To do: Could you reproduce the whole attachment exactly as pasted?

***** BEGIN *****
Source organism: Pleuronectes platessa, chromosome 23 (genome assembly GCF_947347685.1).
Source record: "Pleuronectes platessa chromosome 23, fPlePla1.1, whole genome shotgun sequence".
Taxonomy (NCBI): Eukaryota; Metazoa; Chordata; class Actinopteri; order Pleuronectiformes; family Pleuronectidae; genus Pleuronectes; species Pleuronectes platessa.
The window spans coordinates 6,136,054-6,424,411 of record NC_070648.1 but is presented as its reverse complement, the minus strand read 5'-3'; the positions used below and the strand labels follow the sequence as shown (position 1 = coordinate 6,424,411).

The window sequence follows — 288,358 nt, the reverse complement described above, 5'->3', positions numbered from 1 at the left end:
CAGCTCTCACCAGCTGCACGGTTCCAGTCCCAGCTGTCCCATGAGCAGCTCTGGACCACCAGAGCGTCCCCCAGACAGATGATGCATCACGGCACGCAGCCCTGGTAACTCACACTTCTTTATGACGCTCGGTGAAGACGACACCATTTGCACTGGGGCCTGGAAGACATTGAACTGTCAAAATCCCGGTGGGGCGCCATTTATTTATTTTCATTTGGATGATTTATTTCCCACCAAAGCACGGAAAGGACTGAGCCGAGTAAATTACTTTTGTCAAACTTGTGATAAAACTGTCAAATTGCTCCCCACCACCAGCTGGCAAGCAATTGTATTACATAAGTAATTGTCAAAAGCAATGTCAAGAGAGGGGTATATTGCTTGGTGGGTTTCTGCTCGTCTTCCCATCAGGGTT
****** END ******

Source organism: Pleuronectes platessa, chromosome 23 (genome assembly GCF_947347685.1).
Source record: "Pleuronectes platessa chromosome 23, fPlePla1.1, whole genome shotgun sequence".
Taxonomy (NCBI): Eukaryota; Metazoa; Chordata; class Actinopteri; order Pleuronectiformes; family Pleuronectidae; genus Pleuronectes; species Pleuronectes platessa.
The window spans coordinates 6,136,054-6,424,411 of record NC_070648.1 but is presented as its reverse complement, the minus strand read 5'-3'; the positions used below and the strand labels follow the sequence as shown (position 1 = coordinate 6,424,411).

The window sequence follows — 288,358 nt, the reverse complement described above, 5'->3', positions numbered from 1 at the left end:
CAGCTCTCACCAGCTGCACGGTTCCAGTCCCAGCTGTCCCATGAGCAGCTCTGGACCACCAGAGCGTCCCCCAGACAGATGATGCATCACGGCACGCAGCCCTGGTAACTCACACTTCTTTATGACGCTCGGTGAAGACGACACCATTTGCACTGGGGCCTGGAAGACATTGAACTGTCAAAATCCCGGTGGGGCGCCATTTATTTATTTTCATTTGGATGATTTATTTCCCACCAAAGCACGGAAAGGACTGAGCCGAGTAAATTACTTTTGTCAAACTTGTGATAAAACTGTCAAATTGCTCCCCACCACCAGCTGGCAAGCAATTGTATTACATAAGTAATTGTCAAAAGCAATGTCAAGAGAGGGGTATATTGCTTGGTGGGTTTCTGCTCGTCTTCCCATCAGGGTT